[Development] New proposal for the tool naming
oswald.buddenhagen at digia.com
Mon Oct 22 15:45:56 CEST 2012
On Fri, Oct 19, 2012 at 04:16:14PM -0700, Thiago Macieira wrote:
> Note: this applies to the *tools* only. The library naming and installation
> paths for plugins and QML files has remained uncontested so far, so we appear
> to have a consensus.
only if you conveniently ignore my two (or three?) mails saying the exact
opposite. the problem with renaming the libraries is the same as with
tools: project files not based on qmake need to be adjusted.
> The proposal:
> 1) we introduce a $libexecdir configuration option to qmake and QLibraryInfo.
> For backwards compatibility, this $libexecdir will receive the legacy names of
> QT_INSTALL_BINS and QLibraryInfo::BinariesPath. It will default to
> $prefix/libexec/qt5, which some distros will change to $prefix/lib/qt5/libexec.
> 2) the $bindir, defaulting to $prefix/bin, will now be found by qmake property
> QT_INSTALL_APPS and QLibraryInfo::ApplicationsPath. It contains end-user
> applications that retain backwards compatibility of purpose as well as output.
all binaries should be in one directory as far as QLibraryInfo (and
thus qmake) is concerned. everything else will just again be a PITA for
also, it's all documented tools. nothing libexec about it. but that's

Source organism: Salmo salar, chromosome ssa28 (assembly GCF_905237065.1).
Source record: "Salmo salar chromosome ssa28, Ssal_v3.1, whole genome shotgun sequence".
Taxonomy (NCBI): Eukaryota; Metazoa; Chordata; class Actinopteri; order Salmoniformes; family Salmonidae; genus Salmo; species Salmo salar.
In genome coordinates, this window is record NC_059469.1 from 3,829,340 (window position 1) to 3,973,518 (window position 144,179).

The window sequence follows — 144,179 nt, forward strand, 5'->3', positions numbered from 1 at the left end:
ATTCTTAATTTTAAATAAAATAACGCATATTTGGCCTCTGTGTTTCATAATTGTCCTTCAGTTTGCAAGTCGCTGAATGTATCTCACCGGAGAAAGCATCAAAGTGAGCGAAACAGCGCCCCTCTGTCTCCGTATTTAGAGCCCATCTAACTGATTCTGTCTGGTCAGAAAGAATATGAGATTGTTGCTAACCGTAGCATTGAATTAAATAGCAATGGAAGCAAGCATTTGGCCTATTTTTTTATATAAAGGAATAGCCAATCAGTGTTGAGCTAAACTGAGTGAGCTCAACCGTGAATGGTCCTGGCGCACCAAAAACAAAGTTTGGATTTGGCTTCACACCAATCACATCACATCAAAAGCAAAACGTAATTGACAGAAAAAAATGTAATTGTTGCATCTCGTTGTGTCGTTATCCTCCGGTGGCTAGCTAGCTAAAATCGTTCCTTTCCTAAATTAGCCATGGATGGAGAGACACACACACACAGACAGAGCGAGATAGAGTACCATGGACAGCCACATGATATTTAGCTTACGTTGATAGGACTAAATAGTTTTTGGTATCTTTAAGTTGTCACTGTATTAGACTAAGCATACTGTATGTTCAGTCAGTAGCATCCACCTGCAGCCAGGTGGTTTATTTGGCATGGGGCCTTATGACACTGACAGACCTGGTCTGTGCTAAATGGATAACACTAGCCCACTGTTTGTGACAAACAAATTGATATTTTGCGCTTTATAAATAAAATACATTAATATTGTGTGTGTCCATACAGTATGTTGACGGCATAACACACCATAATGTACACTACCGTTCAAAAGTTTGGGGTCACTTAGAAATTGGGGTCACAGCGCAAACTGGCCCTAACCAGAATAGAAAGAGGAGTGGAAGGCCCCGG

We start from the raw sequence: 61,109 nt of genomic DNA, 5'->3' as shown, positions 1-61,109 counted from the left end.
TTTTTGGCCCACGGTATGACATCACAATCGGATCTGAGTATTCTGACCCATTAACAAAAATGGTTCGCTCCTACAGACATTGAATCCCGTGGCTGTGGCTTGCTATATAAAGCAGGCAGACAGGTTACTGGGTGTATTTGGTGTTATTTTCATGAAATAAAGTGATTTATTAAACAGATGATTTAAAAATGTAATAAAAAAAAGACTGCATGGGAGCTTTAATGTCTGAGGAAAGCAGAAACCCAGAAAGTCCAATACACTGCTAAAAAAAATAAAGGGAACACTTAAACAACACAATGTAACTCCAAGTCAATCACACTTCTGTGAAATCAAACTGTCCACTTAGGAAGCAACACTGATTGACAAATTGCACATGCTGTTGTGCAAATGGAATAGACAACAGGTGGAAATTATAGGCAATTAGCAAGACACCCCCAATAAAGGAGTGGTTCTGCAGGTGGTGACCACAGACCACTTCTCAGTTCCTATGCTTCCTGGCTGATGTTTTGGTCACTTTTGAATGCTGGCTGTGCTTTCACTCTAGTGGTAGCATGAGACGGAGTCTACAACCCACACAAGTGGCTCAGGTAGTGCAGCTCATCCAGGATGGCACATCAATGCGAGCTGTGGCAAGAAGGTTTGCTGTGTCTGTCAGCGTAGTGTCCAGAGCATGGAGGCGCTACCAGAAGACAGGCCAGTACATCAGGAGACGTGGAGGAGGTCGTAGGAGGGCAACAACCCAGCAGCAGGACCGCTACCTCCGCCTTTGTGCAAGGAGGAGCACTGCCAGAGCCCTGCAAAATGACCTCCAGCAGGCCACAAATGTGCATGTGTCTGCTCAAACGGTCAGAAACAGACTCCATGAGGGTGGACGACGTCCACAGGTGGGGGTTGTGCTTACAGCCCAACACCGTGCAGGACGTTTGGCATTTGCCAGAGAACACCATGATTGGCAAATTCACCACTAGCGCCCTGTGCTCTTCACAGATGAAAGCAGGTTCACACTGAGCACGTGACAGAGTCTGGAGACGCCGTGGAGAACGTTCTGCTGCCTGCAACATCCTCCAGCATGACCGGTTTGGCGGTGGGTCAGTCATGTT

just a name.
> 3) In addition, we'll create a *new* tool also called qmake that will be
> installed to $bindir. This tool shall have the following behaviours:
if you call it qmake, then you should wrap all other binaries as well (as
we have established, lupdate blurs the line, and the gui tools will be
renamed by some distros no matter how much you disagree with that).
a separate tool which is used as a wrapper will not work - it's just
utterly cumbersome, and we cannot retroactively adjust the documentation
my favorite remains a PATH-manipulating qset, but that has the downside
that it needs to be executed at shell startup, which may be considered
invasive by some.
so we indeed arrive at a qset which controls wrappers for all qt
executables. and you need to make these wrappers *cheap* (plain c) -
invoking moc and uic is expensive enough, with their huge baggage of a
static qt and libstc++.
we don't even need to specify a real registry of qt versions:
we may define only the (pretty minimal) interface of qset and leave the
implementation up to distributors. their implementations can deduce the
available versions by looking at the file system (which follows the
particular distributor's policy).
of course that would leave out user-compiled versions. that's only
relevant if we want to make it *the* qt version registry also used by qt
creator - i suspect most users wouldn't mind too much if the distro tool
wouldn't know about their private versions.
anyway, the bottom line is: this is an entirely separate tool/-set, and
qt should stay unmodified.
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